Finance leaders from the Group of 20 major economies on Friday explored ways to guard the global economy from threats including rising trade tensions as they prepared to wrap up a meeting in Bali, Indonesia.
But the central bank governors and finance ministers are unlikely to produce clear solutions, leaving it to their countries’ leaders to clear a path toward reconciliation at summit talks next month.
(Handout photo of G-20 finance ministers and central bank governors in Bali on Oct. 11)
U.S. President Donald Trump and Chinese President Xi Jinping are reportedly planning to meet on the sidelines of the summit in Buenos Aires where the focus will be on whether they can agree to de-escalate the heightened trade tensions between the world’s two largest economies.
Trump’s mission to resolve the hefty U.S. trade deficit has seen Washington raise tariffs on nearly half of the products America imports from China and threaten to do the same for the remainder. Beijing has answered with tariffs of its own, raising concerns that the tit-for-tat blows could hurt the global supply chain.
In a sign that such concerns are beginning to materialize, the International Monetary Fund earlier this week cut its forecasts for global growth in 2018 and 2019.
«If these tensions escalate, the global economy would take a significant hit,» warned IMF chief Christine Lagarde on Thursday. «So our strong recommendation is to de-escalate those tensions, and work toward a global trade system that is stronger, that is fair, and that is fit for growth.»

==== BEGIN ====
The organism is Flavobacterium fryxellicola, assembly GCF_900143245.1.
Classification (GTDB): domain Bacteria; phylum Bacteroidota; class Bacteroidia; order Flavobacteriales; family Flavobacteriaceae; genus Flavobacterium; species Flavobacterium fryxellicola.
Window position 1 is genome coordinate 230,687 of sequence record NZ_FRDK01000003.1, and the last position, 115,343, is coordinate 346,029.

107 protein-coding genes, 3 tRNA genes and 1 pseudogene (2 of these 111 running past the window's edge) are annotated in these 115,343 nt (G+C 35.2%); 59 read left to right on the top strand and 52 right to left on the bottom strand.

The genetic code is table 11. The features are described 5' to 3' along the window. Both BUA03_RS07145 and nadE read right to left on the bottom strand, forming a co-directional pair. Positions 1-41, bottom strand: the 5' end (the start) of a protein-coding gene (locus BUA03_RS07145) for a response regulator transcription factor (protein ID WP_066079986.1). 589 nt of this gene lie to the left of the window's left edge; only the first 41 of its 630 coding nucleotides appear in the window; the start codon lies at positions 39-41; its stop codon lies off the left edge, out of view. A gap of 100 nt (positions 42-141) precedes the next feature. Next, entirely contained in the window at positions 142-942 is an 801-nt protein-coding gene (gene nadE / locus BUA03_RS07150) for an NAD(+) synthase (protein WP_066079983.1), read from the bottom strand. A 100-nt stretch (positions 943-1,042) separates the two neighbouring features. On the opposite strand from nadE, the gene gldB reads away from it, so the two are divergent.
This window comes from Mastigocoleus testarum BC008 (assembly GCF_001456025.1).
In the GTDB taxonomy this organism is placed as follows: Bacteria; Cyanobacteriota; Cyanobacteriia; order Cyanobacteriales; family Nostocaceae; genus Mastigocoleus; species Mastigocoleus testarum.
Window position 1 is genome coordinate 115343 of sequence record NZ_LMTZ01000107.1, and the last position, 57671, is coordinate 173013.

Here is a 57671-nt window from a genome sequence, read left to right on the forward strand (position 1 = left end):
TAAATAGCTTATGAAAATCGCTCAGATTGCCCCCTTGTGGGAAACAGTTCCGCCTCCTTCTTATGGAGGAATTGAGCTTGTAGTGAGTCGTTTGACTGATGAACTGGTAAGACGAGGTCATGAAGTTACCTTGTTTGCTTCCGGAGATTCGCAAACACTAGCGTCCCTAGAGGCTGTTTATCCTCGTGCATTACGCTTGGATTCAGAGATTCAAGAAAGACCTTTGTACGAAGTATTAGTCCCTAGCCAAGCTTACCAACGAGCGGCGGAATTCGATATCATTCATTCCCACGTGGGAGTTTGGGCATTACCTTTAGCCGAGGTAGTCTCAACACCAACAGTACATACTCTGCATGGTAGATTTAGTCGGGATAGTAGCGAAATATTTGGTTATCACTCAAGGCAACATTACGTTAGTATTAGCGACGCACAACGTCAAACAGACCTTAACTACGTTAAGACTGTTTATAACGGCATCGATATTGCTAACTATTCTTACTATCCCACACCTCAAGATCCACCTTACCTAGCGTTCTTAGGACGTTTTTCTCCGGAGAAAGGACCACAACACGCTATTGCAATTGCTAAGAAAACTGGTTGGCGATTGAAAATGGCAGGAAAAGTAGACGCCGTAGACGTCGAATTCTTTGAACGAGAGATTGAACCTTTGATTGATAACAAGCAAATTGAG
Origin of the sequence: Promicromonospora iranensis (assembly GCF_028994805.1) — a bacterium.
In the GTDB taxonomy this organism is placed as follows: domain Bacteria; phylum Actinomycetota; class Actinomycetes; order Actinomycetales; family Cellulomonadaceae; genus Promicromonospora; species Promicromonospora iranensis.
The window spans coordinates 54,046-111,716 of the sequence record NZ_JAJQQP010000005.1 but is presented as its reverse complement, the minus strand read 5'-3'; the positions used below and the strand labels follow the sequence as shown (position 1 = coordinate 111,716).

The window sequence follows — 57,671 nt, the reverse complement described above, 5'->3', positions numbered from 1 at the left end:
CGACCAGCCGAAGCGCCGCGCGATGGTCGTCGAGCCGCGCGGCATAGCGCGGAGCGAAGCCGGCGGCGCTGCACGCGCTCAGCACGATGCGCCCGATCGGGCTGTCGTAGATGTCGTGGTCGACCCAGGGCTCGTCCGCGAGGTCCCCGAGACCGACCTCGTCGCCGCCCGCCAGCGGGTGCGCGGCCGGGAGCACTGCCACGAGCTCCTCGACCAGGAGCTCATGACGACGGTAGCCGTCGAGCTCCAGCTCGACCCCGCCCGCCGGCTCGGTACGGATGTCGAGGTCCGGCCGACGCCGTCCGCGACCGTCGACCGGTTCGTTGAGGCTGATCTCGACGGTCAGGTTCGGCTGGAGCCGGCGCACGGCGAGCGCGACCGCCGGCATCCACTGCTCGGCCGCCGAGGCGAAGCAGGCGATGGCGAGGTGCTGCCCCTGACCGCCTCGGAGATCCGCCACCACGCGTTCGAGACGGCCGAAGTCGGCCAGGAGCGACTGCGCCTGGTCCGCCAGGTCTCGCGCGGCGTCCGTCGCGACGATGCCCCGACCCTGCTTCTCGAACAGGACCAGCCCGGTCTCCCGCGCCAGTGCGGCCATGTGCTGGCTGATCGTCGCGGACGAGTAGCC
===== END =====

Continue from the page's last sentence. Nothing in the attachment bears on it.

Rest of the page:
The spread of protectionist policies has countries that rely on exports, like Japan, worried. Trump has threatened to impose steep automobile tariffs on imported cars including those from Japan, though he promised to shelf those plans while the two countries negotiate a bilateral trade deal that could open up Japan’s agriculture market.
«Inward-looking policies that utilize protectionist measures are of benefit to no country,» Japanese Finance Minister Taro Aso told his G-20 peers in the first day of the two-day conference.
Another major concern discussed at the meeting in Bali’s Nusa Dua resort is the vulnerability of emerging markets to an outflow of capital triggered by the raising of interest rates in the United States.
The currencies of countries like Argentina, Turkey and South Africa have sharply depreciated amid the U.S. Federal Reserve’s normalization of monetary policy following years of keeping borrowing costs near zero.
Jitters over the rate hikes triggered a global selloff in stocks this week that chipped more than 1,300 points off the Dow Jones Industrial Average over just two days.
All — Kyodo News+